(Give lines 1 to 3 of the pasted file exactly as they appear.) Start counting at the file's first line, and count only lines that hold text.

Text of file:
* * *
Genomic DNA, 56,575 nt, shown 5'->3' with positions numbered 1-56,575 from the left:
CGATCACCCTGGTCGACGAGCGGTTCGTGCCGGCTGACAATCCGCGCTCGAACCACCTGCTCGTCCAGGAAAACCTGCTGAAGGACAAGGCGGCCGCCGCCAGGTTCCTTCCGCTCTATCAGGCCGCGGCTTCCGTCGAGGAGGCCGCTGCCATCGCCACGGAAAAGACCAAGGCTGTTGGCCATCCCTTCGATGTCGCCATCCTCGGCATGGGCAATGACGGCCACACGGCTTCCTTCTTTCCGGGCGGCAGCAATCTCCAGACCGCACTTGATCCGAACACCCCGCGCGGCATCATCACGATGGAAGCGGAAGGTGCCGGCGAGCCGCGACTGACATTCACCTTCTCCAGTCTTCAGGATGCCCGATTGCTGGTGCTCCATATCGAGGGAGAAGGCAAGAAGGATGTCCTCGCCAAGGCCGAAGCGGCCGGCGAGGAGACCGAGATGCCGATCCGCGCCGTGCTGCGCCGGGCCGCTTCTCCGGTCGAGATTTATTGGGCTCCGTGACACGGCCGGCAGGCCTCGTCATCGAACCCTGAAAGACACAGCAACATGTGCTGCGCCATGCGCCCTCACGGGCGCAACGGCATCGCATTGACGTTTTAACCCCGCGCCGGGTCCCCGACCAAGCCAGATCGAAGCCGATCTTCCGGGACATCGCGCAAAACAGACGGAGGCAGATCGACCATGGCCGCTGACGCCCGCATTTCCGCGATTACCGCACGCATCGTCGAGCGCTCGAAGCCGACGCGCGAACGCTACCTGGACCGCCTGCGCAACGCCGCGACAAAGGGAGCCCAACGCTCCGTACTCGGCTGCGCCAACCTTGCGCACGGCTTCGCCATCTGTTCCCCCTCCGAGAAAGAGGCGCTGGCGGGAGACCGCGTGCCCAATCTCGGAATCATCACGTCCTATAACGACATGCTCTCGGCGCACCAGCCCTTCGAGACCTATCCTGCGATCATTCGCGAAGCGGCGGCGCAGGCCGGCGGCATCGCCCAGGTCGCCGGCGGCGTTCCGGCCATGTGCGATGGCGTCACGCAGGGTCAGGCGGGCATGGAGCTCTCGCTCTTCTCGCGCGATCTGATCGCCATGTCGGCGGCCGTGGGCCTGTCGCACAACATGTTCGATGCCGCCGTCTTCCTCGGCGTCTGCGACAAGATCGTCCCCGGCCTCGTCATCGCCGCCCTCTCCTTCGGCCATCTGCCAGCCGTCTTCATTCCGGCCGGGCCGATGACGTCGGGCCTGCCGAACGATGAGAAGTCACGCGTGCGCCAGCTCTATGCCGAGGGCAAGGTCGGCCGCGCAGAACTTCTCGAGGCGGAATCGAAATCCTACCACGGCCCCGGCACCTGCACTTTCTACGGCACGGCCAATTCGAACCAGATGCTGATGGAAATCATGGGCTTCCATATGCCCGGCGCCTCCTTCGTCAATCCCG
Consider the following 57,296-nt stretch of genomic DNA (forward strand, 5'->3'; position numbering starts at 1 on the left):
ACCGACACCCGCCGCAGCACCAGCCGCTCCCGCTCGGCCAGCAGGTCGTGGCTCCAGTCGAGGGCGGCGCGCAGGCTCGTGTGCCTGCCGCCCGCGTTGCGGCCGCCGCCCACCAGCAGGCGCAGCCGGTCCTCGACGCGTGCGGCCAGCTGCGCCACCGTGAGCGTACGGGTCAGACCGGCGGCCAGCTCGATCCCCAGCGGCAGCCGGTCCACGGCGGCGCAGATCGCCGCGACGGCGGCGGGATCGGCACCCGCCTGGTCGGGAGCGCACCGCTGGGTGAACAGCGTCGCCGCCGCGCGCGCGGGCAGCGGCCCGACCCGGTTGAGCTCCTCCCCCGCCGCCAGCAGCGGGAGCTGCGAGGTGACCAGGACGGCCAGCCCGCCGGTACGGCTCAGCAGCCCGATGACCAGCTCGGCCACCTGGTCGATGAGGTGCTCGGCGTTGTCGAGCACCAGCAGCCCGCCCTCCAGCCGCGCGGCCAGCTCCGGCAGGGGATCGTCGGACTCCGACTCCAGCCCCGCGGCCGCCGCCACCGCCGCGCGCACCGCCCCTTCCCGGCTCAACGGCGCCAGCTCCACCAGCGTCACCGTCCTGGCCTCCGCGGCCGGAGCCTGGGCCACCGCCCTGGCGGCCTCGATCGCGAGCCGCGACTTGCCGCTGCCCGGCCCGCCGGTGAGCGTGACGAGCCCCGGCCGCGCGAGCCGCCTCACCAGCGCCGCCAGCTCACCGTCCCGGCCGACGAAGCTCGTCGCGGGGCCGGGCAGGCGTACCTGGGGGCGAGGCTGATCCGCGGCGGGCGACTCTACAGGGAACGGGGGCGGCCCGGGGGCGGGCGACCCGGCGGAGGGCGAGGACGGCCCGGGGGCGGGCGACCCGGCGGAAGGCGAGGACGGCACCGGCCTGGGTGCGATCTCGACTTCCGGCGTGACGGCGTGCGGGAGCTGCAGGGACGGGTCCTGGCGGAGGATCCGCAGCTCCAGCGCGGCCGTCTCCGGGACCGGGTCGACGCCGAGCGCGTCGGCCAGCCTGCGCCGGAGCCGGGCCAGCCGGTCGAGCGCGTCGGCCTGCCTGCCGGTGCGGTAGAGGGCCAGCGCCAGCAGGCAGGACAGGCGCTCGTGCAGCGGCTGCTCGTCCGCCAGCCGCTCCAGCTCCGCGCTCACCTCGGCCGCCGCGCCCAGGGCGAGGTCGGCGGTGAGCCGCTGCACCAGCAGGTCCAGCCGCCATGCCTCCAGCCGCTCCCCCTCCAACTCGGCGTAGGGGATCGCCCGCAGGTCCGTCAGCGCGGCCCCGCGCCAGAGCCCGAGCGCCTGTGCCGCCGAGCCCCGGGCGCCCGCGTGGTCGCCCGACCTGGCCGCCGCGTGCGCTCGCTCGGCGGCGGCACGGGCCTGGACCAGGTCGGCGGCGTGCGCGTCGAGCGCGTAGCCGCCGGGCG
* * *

Genomic DNA, 56,575 nt, shown 5'->3' with positions numbered 1-56,575 from the left:
CGATCACCCTGGTCGACGAGCGGTTCGTGCCGGCTGACAATCCGCGCTCGAACCACCTGCTCGTCCAGGAAAACCTGCTGAAGGACAAGGCGGCCGCCGCCAGGTTCCTTCCGCTCTATCAGGCCGCGGCTTCCGTCGAGGAGGCCGCTGCCATCGCCACGGAAAAGACCAAGGCTGTTGGCCATCCCTTCGATGTCGCCATCCTCGGCATGGGCAATGACGGCCACACGGCTTCCTTCTTTCCGGGCGGCAGCAATCTCCAGACCGCACTTGATCCGAACACCCCGCGCGGCATCATCACGATGGAAGCGGAAGGTGCCGGCGAGCCGCGACTGACATTCACCTTCTCCAGTCTTCAGGATGCCCGATTGCTGGTGCTCCATATCGAGGGAGAAGGCAAGAAGGATGTCCTCGCCAAGGCCGAAGCGGCCGGCGAGGAGACCGAGATGCCGATCCGCGCCGTGCTGCGCCGGGCCGCTTCTCCGGTCGAGATTTATTGGGCTCCGTGACACGGCCGGCAGGCCTCGTCATCGAACCCTGAAAGACACAGCAACATGTGCTGCGCCATGCGCCCTCACGGGCGCAACGGCATCGCATTGACGTTTTAACCCCGCGCCGGGTCCCCGACCAAGCCAGATCGAAGCCGATCTTCCGGGACATCGCGCAAAACAGACGGAGGCAGATCGACCATGGCCGCTGACGCCCGCATTTCCGCGATTACCGCACGCATCGTCGAGCGCTCGAAGCCGACGCGCGAACGCTACCTGGACCGCCTGCGCAACGCCGCGACAAAGGGAGCCCAACGCTCCGTACTCGGCTGCGCCAACCTTGCGCACGGCTTCGCCATCTGTTCCCCCTCCGAGAAAGAGGCGCTGGCGGGAGACCGCGTGCCCAATCTCGGAATCATCACGTCCTATAACGACATGCTCTCGGCGCACCAGCCCTTCGAGACCTATCCTGCGATCATTCGCGAAGCGGCGGCGCAGGCCGGCGGCATCGCCCAGGTCGCCGGCGGCGTTCCGGCCATGTGCGATGGCGTCACGCAGGGTCAGGCGGGCATGGAGCTCTCGCTCTTCTCGCGCGATCTGATCGCCATGTCGGCGGCCGTGGGCCTGTCGCACAACATGTTCGATGCCGCCGTCTTCCTCGGCGTCTGCGACAAGATCGTCCCCGGCCTCGTCATCGCCGCCCTCTCCTTCGGCCATCTGCCAGCCGTCTTCATTCCGGCCGGGCCGATGACGTCGGGCCTGCCGAACGATGAGAAGTCACGCGTGCGCCAGCTCTATGCCGAGGGCAAGGTCGGCCGCGCAGAACTTCTCGAGGCGGAATCGAAATCCTACCACGGCCCCGGCACCTGCACTTTCTACGGCACGGCCAATTCGAACCAGATGCTGATGGAAATCATGGGCTTCCATATGCCCGGCGCCTCCTTCGTCAATCCCG
Consider the following 57,296-nt stretch of genomic DNA (forward strand, 5'->3'; position numbering starts at 1 on the left):